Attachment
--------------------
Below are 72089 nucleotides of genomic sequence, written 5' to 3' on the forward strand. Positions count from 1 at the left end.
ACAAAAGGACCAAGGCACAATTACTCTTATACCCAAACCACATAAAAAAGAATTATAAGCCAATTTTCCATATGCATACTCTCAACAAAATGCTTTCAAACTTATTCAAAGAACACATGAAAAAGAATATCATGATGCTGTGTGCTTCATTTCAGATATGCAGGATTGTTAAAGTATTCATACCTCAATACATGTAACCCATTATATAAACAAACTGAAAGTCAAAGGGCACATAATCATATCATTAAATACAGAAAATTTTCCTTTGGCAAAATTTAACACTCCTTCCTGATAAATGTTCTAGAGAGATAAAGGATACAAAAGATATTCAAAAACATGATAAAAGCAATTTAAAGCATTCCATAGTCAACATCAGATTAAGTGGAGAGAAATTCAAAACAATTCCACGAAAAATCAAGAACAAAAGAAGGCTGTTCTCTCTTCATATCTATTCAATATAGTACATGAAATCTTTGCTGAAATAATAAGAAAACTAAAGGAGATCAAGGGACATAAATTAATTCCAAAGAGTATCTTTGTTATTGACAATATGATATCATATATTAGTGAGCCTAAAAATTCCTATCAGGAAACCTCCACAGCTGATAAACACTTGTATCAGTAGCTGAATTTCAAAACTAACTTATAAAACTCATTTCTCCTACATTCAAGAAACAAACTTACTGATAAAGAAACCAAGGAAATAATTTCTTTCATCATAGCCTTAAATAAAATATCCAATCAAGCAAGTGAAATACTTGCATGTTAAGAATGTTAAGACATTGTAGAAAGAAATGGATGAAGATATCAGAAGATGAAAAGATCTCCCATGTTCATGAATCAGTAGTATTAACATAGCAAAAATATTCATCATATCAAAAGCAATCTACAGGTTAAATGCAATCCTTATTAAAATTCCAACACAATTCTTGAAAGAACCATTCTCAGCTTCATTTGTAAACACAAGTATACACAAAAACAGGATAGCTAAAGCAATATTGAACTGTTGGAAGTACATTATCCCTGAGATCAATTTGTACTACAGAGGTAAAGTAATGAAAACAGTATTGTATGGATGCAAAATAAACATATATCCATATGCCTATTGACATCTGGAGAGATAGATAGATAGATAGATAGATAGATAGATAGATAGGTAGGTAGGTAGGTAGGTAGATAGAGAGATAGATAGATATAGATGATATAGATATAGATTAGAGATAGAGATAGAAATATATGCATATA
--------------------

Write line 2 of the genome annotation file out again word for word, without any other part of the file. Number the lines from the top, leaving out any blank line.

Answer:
ACAAAAGGACCAAGGCACAATTACTCTTATACCCAAACCACATAAAAAAGAATTATAAGCCAATTTTCCATATGCATACTCTCAACAAAATGCTTTCAAACTTATTCAAAGAACACATGAAAAAGAATATCATGATGCTGTGTGCTTCATTTCAGATATGCAGGATTGTTAAAGTATTCATACCTCAATACATGTAACCCATTATATAAACAAACTGAAAGTCAAAGGGCACATAATCATATCATTAAATACAGAAAATTTTCCTTTGGCAAAATTTAACACTCCTTCCTGATAAATGTTCTAGAGAGATAAAGGATACAAAAGATATTCAAAAACATGATAAAAGCAATTTAAAGCATTCCATAGTCAACATCAGATTAAGTGGAGAGAAATTCAAAACAATTCCACGAAAAATCAAGAACAAAAGAAGGCTGTTCTCTCTTCATATCTATTCAATATAGTACATGAAATCTTTGCTGAAATAATAAGAAAACTAAAGGAGATCAAGGGACATAAATTAATTCCAAAGAGTATCTTTGTTATTGACAATATGATATCATATATTAGTGAGCCTAAAAATTCCTATCAGGAAACCTCCACAGCTGATAAACACTTGTATCAGTAGCTGAATTTCAAAACTAACTTATAAAACTCATTTCTCCTACATTCAAGAAACAAACTTACTGATAAAGAAACCAAGGAAATAATTTCTTTCATCATAGCCTTAAATAAAATATCCAATCAAGCAAGTGAAATACTTGCATGTTAAGAATGTTAAGACATTGTAGAAAGAAATGGATGAAGATATCAGAAGATGAAAAGATCTCCCATGTTCATGAATCAGTAGTATTAACATAGCAAAAATATTCATCATATCAAAAGCAATCTACAGGTTAAATGCAATCCTTATTAAAATTCCAACACAATTCTTGAAAGAACCATTCTCAGCTTCATTTGTAAACACAAGTATACACAAAAACAGGATAGCTAAAGCAATATTGAACTGTTGGAAGTACATTATCCCTGAGATCAATTTGTACTACAGAGGTAAAGTAATGAAAACAGTATTGTATGGATGCAAAATAAACATATATCCATATGCCTATTGACATCTGGAGAGATAGATAGATAGATAGATAGATAGATAGATAGATAGGTAGGTAGGTAGGTAGGTAGATAGAGAGATAGATAGATATAGATGATATAGATATAGATTAGAGATAGAGATAGAAATATATGCATATA